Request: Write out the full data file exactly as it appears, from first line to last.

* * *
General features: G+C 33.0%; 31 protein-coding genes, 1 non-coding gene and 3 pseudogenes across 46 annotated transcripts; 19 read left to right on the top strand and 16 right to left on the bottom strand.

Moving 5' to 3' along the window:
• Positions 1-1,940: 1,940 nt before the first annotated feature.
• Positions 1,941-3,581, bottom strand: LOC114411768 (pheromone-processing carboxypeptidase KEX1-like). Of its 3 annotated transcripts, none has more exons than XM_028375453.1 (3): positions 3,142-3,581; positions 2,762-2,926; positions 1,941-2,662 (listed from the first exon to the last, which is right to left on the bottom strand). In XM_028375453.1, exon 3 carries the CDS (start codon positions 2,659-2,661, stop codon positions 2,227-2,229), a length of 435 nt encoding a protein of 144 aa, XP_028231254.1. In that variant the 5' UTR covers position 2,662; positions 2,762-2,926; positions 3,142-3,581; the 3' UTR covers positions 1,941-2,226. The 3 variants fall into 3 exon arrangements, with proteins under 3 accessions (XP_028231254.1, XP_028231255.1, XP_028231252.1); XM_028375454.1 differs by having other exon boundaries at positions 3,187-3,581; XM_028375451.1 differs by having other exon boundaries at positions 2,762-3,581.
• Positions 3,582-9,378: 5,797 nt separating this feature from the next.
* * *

General features: G+C 33.0%; 31 protein-coding genes, 1 non-coding gene and 3 pseudogenes across 46 annotated transcripts; 19 read left to right on the top strand and 16 right to left on the bottom strand.

Moving 5' to 3' along the window:
• Positions 1-1,940: 1,940 nt before the first annotated feature.
• Positions 1,941-3,581, bottom strand: LOC114411768 (pheromone-processing carboxypeptidase KEX1-like). Of its 3 annotated transcripts, none has more exons than XM_028375453.1 (3): positions 3,142-3,581; positions 2,762-2,926; positions 1,941-2,662 (listed from the first exon to the last, which is right to left on the bottom strand). In XM_028375453.1, exon 3 carries the CDS (start codon positions 2,659-2,661, stop codon positions 2,227-2,229), a length of 435 nt encoding a protein of 144 aa, XP_028231254.1. In that variant the 5' UTR covers position 2,662; positions 2,762-2,926; positions 3,142-3,581; the 3' UTR covers positions 1,941-2,226. The 3 variants fall into 3 exon arrangements, with proteins under 3 accessions (XP_028231254.1, XP_028231255.1, XP_028231252.1); XM_028375454.1 differs by having other exon boundaries at positions 3,187-3,581; XM_028375451.1 differs by having other exon boundaries at positions 2,762-3,581.
• Positions 3,582-9,378: 5,797 nt separating this feature from the next.